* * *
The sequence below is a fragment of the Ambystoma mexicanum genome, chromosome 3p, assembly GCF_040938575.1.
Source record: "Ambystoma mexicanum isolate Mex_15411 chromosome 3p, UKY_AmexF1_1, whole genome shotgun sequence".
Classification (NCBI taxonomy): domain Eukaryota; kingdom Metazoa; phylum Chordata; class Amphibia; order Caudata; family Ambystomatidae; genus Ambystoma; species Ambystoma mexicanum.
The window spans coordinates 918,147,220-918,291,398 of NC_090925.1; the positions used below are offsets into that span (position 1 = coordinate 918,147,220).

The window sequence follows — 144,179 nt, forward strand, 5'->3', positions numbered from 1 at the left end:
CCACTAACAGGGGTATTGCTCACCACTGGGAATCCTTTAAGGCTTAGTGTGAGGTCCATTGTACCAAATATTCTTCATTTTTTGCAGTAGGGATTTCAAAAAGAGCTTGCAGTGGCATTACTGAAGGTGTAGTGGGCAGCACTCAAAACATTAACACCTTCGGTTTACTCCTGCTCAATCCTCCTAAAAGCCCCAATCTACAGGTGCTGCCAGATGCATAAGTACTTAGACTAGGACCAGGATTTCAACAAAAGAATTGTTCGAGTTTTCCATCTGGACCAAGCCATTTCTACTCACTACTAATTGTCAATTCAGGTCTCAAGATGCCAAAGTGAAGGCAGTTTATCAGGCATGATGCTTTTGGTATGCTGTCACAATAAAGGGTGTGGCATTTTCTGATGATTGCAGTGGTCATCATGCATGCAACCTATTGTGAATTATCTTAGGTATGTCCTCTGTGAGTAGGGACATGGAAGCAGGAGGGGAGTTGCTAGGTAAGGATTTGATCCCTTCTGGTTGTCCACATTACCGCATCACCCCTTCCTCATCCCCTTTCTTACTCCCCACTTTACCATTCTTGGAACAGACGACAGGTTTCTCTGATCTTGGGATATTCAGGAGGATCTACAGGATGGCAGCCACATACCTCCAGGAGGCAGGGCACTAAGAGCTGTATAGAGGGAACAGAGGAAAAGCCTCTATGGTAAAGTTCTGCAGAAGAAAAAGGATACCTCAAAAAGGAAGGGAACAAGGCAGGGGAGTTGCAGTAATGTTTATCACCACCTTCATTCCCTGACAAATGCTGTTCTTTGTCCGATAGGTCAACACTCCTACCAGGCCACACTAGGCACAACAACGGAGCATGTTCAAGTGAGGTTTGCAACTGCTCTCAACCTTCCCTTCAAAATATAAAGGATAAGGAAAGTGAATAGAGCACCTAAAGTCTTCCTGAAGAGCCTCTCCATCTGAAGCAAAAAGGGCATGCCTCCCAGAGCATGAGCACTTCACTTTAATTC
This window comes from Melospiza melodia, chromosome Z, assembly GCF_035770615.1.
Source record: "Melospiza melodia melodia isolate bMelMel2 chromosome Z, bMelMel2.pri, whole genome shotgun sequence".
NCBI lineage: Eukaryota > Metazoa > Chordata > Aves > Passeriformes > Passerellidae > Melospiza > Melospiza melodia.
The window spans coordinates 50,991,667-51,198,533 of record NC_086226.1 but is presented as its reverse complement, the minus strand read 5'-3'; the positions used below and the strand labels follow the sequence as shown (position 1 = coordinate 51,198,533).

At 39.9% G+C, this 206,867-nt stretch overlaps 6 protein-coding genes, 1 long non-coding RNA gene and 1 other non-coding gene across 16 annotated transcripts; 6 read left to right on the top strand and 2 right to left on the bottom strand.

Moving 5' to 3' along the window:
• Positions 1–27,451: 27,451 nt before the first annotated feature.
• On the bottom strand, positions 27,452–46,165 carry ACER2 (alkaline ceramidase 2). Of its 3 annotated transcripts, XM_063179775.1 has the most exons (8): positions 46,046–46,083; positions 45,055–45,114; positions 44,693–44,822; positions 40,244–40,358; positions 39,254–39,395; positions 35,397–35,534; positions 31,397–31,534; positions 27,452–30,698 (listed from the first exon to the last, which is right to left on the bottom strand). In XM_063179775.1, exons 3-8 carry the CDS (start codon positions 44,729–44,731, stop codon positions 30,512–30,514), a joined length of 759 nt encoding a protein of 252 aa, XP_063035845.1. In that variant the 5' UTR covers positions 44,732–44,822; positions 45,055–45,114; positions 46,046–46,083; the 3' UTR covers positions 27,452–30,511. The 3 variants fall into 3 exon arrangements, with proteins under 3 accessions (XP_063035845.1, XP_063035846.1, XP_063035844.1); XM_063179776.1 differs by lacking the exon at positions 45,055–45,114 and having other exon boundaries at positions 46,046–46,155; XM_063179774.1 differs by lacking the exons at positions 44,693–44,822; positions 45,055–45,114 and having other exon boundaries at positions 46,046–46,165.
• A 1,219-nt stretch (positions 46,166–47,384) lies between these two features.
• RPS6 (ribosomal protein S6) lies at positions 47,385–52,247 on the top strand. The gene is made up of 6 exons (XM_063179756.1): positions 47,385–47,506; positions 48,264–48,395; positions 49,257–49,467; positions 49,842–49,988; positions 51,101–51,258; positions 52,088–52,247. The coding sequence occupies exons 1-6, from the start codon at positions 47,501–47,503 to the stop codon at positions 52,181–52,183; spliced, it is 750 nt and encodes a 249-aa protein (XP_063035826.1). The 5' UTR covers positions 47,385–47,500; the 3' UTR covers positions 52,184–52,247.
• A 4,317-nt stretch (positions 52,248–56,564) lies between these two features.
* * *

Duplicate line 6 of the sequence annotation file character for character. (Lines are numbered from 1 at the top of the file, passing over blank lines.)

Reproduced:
CCACTAACAGGGGTATTGCTCACCACTGGGAATCCTTTAAGGCTTAGTGTGAGGTCCATTGTACCAAATATTCTTCATTTTTTGCAGTAGGGATTTCAAAAAGAGCTTGCAGTGGCATTACTGAAGGTGTAGTGGGCAGCACTCAAAACATTAACACCTTCGGTTTACTCCTGCTCAATCCTCCTAAAAGCCCCAATCTACAGGTGCTGCCAGATGCATAAGTACTTAGACTAGGACCAGGATTTCAACAAAAGAATTGTTCGAGTTTTCCATCTGGACCAAGCCATTTCTACTCACTACTAATTGTCAATTCAGGTCTCAAGATGCCAAAGTGAAGGCAGTTTATCAGGCATGATGCTTTTGGTATGCTGTCACAATAAAGGGTGTGGCATTTTCTGATGATTGCAGTGGTCATCATGCATGCAACCTATTGTGAATTATCTTAGGTATGTCCTCTGTGAGTAGGGACATGGAAGCAGGAGGGGAGTTGCTAGGTAAGGATTTGATCCCTTCTGGTTGTCCACATTACCGCATCACCCCTTCCTCATCCCCTTTCTTACTCCCCACTTTACCATTCTTGGAACAGACGACAGGTTTCTCTGATCTTGGGATATTCAGGAGGATCTACAGGATGGCAGCCACATACCTCCAGGAGGCAGGGCACTAAGAGCTGTATAGAGGGAACAGAGGAAAAGCCTCTATGGTAAAGTTCTGCAGAAGAAAAAGGATACCTCAAAAAGGAAGGGAACAAGGCAGGGGAGTTGCAGTAATGTTTATCACCACCTTCATTCCCTGACAAATGCTGTTCTTTGTCCGATAGGTCAACACTCCTACCAGGCCACACTAGGCACAACAACGGAGCATGTTCAAGTGAGGTTTGCAACTGCTCTCAACCTTCCCTTCAAAATATAAAGGATAAGGAAAGTGAATAGAGCACCTAAAGTCTTCCTGAAGAGCCTCTCCATCTGAAGCAAAAAGGGCATGCCTCCCAGAGCATGAGCACTTCACTTTAATTC